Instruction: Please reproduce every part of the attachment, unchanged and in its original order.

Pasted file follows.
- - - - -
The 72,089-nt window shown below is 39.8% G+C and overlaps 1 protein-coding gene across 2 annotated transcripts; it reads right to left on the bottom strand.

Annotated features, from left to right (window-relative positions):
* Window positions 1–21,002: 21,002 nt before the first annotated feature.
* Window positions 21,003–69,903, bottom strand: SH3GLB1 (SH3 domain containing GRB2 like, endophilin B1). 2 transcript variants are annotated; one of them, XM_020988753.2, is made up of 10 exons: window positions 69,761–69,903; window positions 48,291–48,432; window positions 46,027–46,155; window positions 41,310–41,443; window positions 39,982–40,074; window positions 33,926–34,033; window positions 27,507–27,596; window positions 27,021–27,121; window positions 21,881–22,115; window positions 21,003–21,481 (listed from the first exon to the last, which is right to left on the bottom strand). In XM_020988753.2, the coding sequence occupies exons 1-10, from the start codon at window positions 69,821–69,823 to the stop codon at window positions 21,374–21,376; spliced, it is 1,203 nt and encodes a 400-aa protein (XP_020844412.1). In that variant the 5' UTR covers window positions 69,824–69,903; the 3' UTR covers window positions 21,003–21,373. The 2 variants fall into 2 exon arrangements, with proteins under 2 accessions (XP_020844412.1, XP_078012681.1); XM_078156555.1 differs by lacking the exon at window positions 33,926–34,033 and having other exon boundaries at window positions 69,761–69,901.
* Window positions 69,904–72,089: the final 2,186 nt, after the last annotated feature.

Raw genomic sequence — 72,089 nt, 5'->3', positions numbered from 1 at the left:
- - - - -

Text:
The 72,089-nt window shown below is 39.8% G+C and overlaps 1 protein-coding gene across 2 annotated transcripts; it reads right to left on the bottom strand.

Annotated features, from left to right (window-relative positions):
* Window positions 1–21,002: 21,002 nt before the first annotated feature.
* Window positions 21,003–69,903, bottom strand: SH3GLB1 (SH3 domain containing GRB2 like, endophilin B1). 2 transcript variants are annotated; one of them, XM_020988753.2, is made up of 10 exons: window positions 69,761–69,903; window positions 48,291–48,432; window positions 46,027–46,155; window positions 41,310–41,443; window positions 39,982–40,074; window positions 33,926–34,033; window positions 27,507–27,596; window positions 27,021–27,121; window positions 21,881–22,115; window positions 21,003–21,481 (listed from the first exon to the last, which is right to left on the bottom strand). In XM_020988753.2, the coding sequence occupies exons 1-10, from the start codon at window positions 69,821–69,823 to the stop codon at window positions 21,374–21,376; spliced, it is 1,203 nt and encodes a 400-aa protein (XP_020844412.1). In that variant the 5' UTR covers window positions 69,824–69,903; the 3' UTR covers window positions 21,003–21,373. The 2 variants fall into 2 exon arrangements, with proteins under 2 accessions (XP_020844412.1, XP_078012681.1); XM_078156555.1 differs by lacking the exon at window positions 33,926–34,033 and having other exon boundaries at window positions 69,761–69,901.
* Window positions 69,904–72,089: the final 2,186 nt, after the last annotated feature.

Raw genomic sequence — 72,089 nt, 5'->3', positions numbered from 1 at the left: